Think about what makes you different and what you do that lights people up. Reflect on all the things that make you different - you'll find they're what make you beautiful.
I pushed myself to come up with ten things that make me different:
- My sense of style
- My ability to confront cancer, poverty, addiction, and myriad other slings and arrows with a certain amount of fortitude
- The relative fluidity with which I experience sexuality and gender
- My aptitude for problem-solving
- My willingness to jump in and create that which I see lacking
- My emotional depth
- The acid burn scars on my cheeks from a childhood accident
- My slightly unusual ethnic/religious Mennonite background
- My near death experience
- My natural and ongoing flow of creativity
I have been very much the outsider for the majority of my life, and not always by choice. I have some painful memories associated with people's responses to my difference that date back to my earliest memories.
I was told to conform by friends and family. I was told that no one liked a girl who wasn't smiling. I was told that I had to wear makeup or people would think that I didn't like boys. I was told that my behaviour intimidated men. I was told that I was lucky I was smart, because I was not a raving beauty. I was told that my creative pursuits made for nice hobbies. I was told that I was courting the devil. I was told that I was an idealist. I was told that I was crazy.
It is hard to take a look at difference for me, because it was impressed upon me that what made me different also made me less likable, that the things that made me stand apart were imperfections that required correction. I know now that this isn't true, but it is taking a while to unpack my emotions around the concept of difference. Old attachments die hard.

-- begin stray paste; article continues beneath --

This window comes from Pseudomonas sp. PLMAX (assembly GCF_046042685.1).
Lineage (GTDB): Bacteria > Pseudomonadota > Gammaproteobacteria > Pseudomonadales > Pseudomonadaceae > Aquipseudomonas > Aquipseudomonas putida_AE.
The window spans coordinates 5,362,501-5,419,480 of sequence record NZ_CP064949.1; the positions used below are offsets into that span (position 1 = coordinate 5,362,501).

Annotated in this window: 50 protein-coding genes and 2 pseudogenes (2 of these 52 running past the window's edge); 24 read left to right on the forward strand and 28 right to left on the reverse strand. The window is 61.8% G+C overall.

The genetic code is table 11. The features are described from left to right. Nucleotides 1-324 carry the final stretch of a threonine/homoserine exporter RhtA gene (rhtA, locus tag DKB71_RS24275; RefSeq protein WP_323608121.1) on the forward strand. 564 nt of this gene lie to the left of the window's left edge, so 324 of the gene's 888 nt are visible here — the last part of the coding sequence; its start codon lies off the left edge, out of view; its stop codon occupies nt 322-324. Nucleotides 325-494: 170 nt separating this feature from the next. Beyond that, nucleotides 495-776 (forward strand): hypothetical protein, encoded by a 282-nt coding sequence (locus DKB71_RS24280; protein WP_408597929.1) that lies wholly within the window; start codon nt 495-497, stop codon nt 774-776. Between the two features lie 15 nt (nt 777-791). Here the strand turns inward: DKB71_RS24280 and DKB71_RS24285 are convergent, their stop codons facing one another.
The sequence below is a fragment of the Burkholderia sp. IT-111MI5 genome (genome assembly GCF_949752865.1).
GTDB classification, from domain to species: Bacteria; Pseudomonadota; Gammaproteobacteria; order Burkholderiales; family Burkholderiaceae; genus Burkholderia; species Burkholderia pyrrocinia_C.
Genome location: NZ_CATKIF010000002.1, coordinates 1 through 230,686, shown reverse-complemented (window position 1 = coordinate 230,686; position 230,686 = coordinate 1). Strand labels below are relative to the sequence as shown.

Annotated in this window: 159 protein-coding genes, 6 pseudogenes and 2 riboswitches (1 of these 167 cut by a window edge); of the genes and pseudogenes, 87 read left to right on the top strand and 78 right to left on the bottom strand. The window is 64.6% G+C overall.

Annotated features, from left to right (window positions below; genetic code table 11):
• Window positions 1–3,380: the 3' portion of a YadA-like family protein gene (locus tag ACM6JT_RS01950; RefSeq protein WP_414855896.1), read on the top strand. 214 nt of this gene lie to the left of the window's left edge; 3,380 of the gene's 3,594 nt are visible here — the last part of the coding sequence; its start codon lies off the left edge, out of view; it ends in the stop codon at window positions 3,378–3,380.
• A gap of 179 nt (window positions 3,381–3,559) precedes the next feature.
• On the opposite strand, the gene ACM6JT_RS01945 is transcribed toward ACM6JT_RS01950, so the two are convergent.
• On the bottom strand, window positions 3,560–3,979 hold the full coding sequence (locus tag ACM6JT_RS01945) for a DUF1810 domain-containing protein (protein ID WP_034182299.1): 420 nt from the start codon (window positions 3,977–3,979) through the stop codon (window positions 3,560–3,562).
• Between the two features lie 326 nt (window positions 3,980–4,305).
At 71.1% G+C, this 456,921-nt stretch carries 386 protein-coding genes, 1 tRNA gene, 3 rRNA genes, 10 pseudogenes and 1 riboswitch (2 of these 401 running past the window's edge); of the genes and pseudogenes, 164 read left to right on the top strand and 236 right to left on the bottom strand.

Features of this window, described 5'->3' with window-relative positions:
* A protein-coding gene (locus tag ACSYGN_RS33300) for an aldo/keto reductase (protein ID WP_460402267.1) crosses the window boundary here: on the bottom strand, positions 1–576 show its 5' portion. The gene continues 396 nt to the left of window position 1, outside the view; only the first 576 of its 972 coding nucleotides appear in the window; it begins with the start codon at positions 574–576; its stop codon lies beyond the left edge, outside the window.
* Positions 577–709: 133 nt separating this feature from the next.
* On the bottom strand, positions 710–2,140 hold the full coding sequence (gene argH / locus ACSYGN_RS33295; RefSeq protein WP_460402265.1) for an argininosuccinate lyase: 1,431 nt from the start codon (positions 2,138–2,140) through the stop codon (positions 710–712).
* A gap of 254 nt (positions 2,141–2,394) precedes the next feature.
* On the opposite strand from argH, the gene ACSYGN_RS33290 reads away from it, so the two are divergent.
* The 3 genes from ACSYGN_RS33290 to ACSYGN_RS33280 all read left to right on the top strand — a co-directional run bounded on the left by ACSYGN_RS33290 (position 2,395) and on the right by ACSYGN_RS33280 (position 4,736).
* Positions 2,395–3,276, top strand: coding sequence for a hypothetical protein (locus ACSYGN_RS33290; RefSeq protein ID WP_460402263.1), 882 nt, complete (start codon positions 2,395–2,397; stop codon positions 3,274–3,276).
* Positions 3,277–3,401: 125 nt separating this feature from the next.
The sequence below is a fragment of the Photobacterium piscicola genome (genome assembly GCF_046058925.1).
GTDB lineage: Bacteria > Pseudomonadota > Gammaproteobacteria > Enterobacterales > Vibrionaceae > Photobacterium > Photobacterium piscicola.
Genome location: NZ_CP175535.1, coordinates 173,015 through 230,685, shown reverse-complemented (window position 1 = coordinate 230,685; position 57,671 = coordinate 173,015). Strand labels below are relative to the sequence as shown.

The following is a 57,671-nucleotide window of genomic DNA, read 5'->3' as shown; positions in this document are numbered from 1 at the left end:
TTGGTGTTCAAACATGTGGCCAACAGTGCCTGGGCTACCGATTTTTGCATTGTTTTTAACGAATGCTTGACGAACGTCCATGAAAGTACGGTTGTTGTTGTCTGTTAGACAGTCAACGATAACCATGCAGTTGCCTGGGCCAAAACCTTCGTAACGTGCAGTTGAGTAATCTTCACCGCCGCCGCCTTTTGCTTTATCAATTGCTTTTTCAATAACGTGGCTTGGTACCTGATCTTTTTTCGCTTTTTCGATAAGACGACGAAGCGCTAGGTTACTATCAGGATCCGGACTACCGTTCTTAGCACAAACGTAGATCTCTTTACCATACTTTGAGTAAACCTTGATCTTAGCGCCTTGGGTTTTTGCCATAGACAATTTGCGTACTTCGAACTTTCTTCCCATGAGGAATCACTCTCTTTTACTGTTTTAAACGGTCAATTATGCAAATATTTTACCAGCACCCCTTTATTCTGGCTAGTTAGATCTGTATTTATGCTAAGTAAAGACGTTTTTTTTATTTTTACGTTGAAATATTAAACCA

I really have come to love my difference, though. For the most part, I embrace them now and share them with whomever will have me, but I obviously still bear the yoke of my history, and sometimes it feels as though I am walking backwards into the future.
Still, though, I am slowly learning to let go of the past so that I can be fully here in a present in which my difference is not only accepted but is also an active and valued part of my skill set. My difference is a large part of what has taught me generosity, thoughtfulness, love, and kindness, and it has fed my creativity, demanded ingenuity, and instilled strength in me where I thought I had none.
It is our differences, the exceptions to the rule in each of us, the parts of ourselves that we might tend to overlook or even dismiss, that often lie at the root of our best abilities.